Warm temps near record, aren't sticking around
With temperatures in the 60s and showers throughout the area, one might have thought Northumberland County was in the middle of April rather than the end of January.
The swarm of mild air behind last week's storms and arctic air brought unseasonable, near-record temperatures to the area.
Temperatures topped 62 degrees at 1 p.m. Wednesday, according to data from the National Weather Service (NWS) monitoring station at the Penn Valley Airport, State College.
Locally, a temperature of 64 degrees was seen on a bank thermometer Wednesday afternoon. While record highs and lows are not maintained by the NWS for the local area, meteorologist Bruce Budd said Wednesday's high was close to a mark reached nearly seven decades ago in the capital.
"In 1947, a record high of 70 degrees was noted in Harrisburg and those numbers are the same for Williamsport, so we were in the ballpark today," Budd said.
Budd said Wednesday could have been the second day of warmer temperatures, but snow on the ground cooled the air enough to keep temperatures in the upper 30s Tuesday.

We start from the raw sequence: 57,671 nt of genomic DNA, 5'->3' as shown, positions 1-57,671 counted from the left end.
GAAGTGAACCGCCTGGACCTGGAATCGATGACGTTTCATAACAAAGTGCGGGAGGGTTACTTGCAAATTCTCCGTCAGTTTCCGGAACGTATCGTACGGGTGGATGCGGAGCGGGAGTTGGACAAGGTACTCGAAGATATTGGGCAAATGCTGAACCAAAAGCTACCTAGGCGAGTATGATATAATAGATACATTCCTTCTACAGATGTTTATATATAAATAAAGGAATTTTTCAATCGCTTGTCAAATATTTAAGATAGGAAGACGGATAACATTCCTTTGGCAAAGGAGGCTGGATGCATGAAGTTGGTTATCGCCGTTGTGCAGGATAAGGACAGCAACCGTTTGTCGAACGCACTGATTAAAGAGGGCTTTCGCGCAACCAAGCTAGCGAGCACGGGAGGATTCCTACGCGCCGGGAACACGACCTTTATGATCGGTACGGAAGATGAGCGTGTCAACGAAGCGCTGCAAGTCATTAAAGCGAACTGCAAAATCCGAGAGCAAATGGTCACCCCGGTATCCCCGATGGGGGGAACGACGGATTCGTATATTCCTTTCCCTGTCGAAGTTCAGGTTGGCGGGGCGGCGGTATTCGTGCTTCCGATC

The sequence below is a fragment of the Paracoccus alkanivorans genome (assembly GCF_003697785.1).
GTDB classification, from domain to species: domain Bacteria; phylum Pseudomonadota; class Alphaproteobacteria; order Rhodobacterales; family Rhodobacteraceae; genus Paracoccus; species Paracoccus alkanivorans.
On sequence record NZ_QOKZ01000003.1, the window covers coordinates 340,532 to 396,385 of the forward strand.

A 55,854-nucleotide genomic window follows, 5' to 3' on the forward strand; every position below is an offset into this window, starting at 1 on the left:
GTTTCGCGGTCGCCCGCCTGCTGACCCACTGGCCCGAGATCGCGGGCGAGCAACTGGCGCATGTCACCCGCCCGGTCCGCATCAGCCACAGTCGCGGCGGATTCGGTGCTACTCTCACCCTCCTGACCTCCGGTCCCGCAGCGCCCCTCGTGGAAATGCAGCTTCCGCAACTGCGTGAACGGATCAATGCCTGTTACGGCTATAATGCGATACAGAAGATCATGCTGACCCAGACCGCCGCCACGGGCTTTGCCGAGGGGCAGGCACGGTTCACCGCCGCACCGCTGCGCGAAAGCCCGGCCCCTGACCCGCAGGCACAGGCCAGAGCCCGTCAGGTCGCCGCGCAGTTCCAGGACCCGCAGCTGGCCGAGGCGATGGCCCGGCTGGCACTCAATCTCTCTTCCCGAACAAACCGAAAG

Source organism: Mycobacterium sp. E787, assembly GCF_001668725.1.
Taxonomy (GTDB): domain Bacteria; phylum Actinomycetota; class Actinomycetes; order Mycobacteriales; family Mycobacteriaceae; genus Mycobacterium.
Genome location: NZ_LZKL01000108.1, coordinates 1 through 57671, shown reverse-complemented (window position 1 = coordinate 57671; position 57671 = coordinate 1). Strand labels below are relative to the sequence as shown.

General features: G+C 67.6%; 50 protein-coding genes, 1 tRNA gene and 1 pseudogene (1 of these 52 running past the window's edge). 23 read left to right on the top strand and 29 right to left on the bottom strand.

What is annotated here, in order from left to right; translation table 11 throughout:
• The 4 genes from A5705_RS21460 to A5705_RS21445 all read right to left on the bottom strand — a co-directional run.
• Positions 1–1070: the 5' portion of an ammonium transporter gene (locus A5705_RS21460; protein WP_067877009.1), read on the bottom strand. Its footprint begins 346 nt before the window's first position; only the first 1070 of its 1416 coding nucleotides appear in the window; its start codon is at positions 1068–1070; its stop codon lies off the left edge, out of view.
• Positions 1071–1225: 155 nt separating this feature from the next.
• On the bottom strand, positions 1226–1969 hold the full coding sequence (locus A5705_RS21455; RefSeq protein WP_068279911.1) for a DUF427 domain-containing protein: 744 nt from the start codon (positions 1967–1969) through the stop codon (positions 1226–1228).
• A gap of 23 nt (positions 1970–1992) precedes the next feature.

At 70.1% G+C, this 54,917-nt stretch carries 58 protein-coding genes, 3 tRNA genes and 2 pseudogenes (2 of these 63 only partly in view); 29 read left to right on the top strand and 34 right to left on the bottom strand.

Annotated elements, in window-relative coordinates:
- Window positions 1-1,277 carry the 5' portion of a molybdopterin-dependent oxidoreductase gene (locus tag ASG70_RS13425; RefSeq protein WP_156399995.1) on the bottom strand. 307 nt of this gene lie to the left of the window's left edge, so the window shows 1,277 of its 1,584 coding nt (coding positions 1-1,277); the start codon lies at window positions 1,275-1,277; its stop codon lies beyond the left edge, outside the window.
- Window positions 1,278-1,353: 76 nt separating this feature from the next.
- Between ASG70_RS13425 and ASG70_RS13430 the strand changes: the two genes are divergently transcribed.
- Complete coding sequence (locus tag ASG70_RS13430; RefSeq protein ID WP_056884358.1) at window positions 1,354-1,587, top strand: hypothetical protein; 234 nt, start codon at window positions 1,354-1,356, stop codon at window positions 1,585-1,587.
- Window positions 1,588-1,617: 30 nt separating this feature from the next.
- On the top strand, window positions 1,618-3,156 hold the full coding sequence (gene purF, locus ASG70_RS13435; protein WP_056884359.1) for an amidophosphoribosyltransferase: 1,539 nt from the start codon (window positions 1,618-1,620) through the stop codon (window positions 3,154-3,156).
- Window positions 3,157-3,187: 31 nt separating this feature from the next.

Wednesday's weather helped to make snow piles disappear, which, could also help slow flooding problems.
"Nature is working with us at this time," Budd said. "The warmer temperatures reduce the amount of ice in rivers, keeping them flowing, while today's thaw helps to absorbs water into the ground, reducing the chance of flooding."
Despite nature's help, the area could still see some flooding from a projected one to two inches of rain falling Wednesday into today. Forecasters issued a flood watch for the four-county area until this morning.
Between 2 and 7:53 p.m. Wednesday, approximately one-third of an inches of rain had fallen at Selinsgrove.
"In larger rivers, the amount of rain, coupled by the water in from the ice flows could put the level up to river banks, which is very unusual, considering last week we had arctic cold weather," Budd said.
The meteorologist reported some ice jam flooding in the Susquehanna River in Dauphin County.
The NWS Advanced Hydrologic Prediction Service, based out of State College, is predicting the following crests for the Susquehanna River:
Bloomsburg - 18.6 feet at 7 p.m. Friday.
Danville - 19.7 feet at 1 a.m. Saturday.
Sunbury - 23 feet at 7 p.m. Friday.
Milton - 19.3 feet at 5 a.m. Friday.
Lewisburg - 18.4 feet at 7 a.m. Friday.
The Milton and Lewisburg numbers are slightly above flood stage, and low lying areas could be affected. The numbers in Bloomsburg, Danville and Sunbury are at the peak of the river's action stage, meaning those with homes and businesses near the river are encouraged to monitor conditions for further rises.
A wind advisory was issued for Northumberland, Columbia, Montour and Schuylkill counties until noon today while steady gusts of 25 to 35 mph and peak gusts of 55 mph were predicted.
The warm spell will be short lived because temperatures took a plunge overnight. They are not expected to rise above 35 degrees until at least next Thursday, according to NWS forecasts.